• The Sages also prohibited activities which are similar to Gozez, such as shearing in a non-normal manner; as with other melachot, they did this so as to prevent confusion and avoid having people inadvertently transgress Torah law.


  1. Pronounced goh-ZAYZ (Sephardic) or GOH-zayz (Ashkenazic).
  2. This is Rabbi Ribiat’s term. 39 Melochos, v.2, p. 669 and 673.
  3. See Exodus 26:7. Some authorities maintain that there was another use of Gozez in the Tabernacle: The tachash (a special animal that existed only in biblical times whose hide was used for an added covering of the Tabernacle) had to have the hair trimmed off of it. See the opinion of Ran and Rivash, cited in Biur Halacha 340:1 – s.v. “V’Chayav.” Also, wool was used for the special garments worn by the Kohanim while serving in the Tabernacle.
  4. During biblical times, sheep-shearing was a festive occasion; see (Genesis 31:19; 38:12,13; 1-Samuel 25:4-8,36; 2-Samuel 13:23-28). It is a mitzvah to give the first shearing of sheep to a Kohen (Deut. 18:4).
  5. See R’shash – Eruvin 103a; responsa Torat Chesed quoted in Yecha’ve Daat 6:53.
  6. Mishnah Berurah 340:7
  7. Recall that a general rule of the melachot of Shabbat is that many behaviors are considered prohibited by the Torah only when they are performed in the normal way. On this issue relative to Gozez specifically, see Mishnah Berurah 340:2; 39 Melochos, p. 673-680.
  8. Recall in Lesson #2, we discussed the idea of Psik Raisha: When your action will inevitably result in a labor that is not allowed on Shabbat, you can't do that action – even if you don't intend for the prohibited labor to take place.
  9. Mishnah Berurah 303:86; 39 Melochos, p. 676-7. Using the same brush as the weekday is a problem of Uvdah D’chol (a weekday activity).
  10. Mishnah Berurah 312:20; Shemirat Shabbat K’Hilchato 35:29
  11. Shemirat Shabbat K’Hilchato footnote 73, quoting Rabbi Shlomo Zalman Auerbach. The rationale is that this is an “abnormal” way of removing hair, and it is an “unwanted” result.
  12. Shemirat Shabbat K’Hilchato 14:46.
  13. Rambam (Shabbat 9:7); 39 Melochos, p. 675.
  14. Mishnah Berurah 340:5, also see Aruch HaShulchan 336:35.
  15. Shu”t Igros Moshe (Orach Chaim 4:74, Borer 9). This is similar to one who does not want to eat chicken skin, and may therefore remove the skin in order to get to the meat.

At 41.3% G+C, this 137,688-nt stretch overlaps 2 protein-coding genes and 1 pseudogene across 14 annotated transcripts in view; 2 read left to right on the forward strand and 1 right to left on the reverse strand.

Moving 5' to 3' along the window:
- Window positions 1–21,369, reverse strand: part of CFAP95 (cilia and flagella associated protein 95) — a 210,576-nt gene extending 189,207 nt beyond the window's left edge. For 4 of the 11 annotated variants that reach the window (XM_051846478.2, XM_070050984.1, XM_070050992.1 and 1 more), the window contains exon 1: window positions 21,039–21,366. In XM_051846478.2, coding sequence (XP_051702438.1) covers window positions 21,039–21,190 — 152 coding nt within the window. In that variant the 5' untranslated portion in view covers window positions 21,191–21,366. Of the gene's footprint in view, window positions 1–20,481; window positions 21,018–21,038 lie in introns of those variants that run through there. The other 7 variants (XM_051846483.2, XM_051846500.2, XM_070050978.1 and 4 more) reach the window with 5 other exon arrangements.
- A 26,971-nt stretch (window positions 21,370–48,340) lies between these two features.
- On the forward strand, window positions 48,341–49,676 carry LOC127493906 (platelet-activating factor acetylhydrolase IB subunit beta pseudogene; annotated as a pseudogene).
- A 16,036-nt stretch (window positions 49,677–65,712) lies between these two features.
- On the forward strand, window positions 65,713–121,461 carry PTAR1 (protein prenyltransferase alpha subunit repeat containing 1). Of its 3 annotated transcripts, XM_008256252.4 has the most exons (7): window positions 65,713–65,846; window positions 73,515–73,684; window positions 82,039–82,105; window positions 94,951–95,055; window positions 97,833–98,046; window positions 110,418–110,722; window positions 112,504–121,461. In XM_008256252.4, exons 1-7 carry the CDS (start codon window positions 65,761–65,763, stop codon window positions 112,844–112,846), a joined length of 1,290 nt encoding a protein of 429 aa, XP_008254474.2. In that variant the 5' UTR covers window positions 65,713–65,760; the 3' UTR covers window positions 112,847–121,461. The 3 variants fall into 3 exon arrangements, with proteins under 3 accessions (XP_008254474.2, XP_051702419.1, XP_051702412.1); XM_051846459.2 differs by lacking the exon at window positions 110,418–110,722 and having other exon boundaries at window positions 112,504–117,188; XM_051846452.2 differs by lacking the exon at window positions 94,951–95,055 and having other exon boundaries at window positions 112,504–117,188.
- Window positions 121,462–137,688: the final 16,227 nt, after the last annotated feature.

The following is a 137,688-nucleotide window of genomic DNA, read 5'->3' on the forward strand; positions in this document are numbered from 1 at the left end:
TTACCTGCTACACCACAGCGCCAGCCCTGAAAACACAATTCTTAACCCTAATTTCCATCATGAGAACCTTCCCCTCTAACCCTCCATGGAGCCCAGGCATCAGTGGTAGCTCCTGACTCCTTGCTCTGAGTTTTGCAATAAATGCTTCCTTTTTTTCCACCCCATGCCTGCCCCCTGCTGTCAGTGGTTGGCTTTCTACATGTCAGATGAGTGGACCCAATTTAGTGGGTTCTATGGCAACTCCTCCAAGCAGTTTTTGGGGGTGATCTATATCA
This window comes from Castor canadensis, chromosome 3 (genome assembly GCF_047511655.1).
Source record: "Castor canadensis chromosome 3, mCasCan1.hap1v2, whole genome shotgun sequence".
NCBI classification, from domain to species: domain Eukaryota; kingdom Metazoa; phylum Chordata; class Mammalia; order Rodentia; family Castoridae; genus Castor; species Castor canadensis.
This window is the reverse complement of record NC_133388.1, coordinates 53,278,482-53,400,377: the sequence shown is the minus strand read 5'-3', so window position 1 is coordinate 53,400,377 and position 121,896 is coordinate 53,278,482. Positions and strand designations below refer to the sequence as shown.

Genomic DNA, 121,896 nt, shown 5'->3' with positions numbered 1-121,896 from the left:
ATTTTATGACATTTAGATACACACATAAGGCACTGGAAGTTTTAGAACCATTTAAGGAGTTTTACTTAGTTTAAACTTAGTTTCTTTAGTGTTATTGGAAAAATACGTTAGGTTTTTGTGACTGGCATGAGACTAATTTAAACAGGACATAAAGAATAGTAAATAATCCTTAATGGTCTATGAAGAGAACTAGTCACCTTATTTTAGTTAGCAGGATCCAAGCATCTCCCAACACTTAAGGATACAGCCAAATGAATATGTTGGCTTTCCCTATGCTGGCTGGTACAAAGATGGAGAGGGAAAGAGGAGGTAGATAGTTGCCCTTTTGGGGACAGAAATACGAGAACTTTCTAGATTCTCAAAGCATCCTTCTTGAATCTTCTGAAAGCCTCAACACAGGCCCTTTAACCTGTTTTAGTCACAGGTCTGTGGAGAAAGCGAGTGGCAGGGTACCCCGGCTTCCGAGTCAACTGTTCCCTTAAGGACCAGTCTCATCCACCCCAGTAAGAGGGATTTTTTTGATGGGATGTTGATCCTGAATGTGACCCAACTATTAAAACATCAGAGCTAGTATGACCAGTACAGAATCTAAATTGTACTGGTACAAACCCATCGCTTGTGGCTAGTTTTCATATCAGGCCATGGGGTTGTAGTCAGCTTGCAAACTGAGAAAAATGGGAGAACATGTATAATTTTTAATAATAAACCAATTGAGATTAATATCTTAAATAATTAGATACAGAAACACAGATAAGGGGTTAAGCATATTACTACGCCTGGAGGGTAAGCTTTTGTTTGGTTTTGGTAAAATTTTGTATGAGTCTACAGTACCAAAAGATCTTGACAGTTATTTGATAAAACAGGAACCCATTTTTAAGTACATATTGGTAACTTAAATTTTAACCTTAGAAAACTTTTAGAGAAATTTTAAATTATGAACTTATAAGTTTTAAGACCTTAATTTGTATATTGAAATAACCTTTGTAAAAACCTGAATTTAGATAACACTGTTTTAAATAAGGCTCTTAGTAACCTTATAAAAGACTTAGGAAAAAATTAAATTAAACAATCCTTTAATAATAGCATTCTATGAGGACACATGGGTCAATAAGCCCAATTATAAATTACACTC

16. Orach Chaim 340:2. On all three of these examples, see Biur Halacha 340 s.v. ‘Yabelet’; 39 Melochos, p. 681.17 See Biur Halacha 340:2, s.v. ‘Yabelet' who explains that it is especially problematic to bite skin off lips with the teeth – because that is the normal way it is done. To chew and swallow one’s chapped lips even on a weekday may also be a problem – see Rambam (Ma’acholot Asurot 4:21); Sh'ailat Yavetz 1:41.
  17. Shemirat Shabbat K’Hilchato 14:43, based on Orach Chaim 328:22.
  18. Mishnah Berurah 328:88; Shemirat Shabbat K’Hilchato 35:17. This would violate the melacha of Shochait; see upcoming lesson #33.
  19. Orach Chaim 260:1
  20. Rabbi Shimshon Pincus zt"l called biting fingernails on Sunday through Friday as "transgressing Shabbat during the week" (chillul Shabbat bechol), due to the high probability of accidentally doing the same on Shabbat.
  21. Recall that a general rule of the melachot of Shabbat is that many behaviors are considered prohibited by the Torah only when they are performed in the normal way. On this issue relative to Gozez specifically, see 39 Melochos, p. 673-680.
  22. “A nail that is mostly detached is considered detached.” Therefore, removing it is only forbidden on a rabbinic level. Orach Chaim 328:31.
  23. Mishnah Berurah 328:96; 39 Melochos, p. 681-82. By contrast, if you are not bothered by the nail, you would need to leave it alone. See Orach Chaim 328:31, according to Ktzot HaShulchan 143:1 and Shemirat Shabbat K’Hilchato 14:54; also see Shonei Halachot.
  24. Keep in mind that even under these conditions, you should not remove the hang-nail in a manner that it would be inevitable that you will draw blood. This would be a problem of Shochait, a future melacha which we will discuss. See Pri Megadim (Mishbetzot Zahav 328:23); Shemirat Shabbat K’Hilchato 14:54 (147).
  25. Biur Halacha 340, s.v. ‘Yabelet.’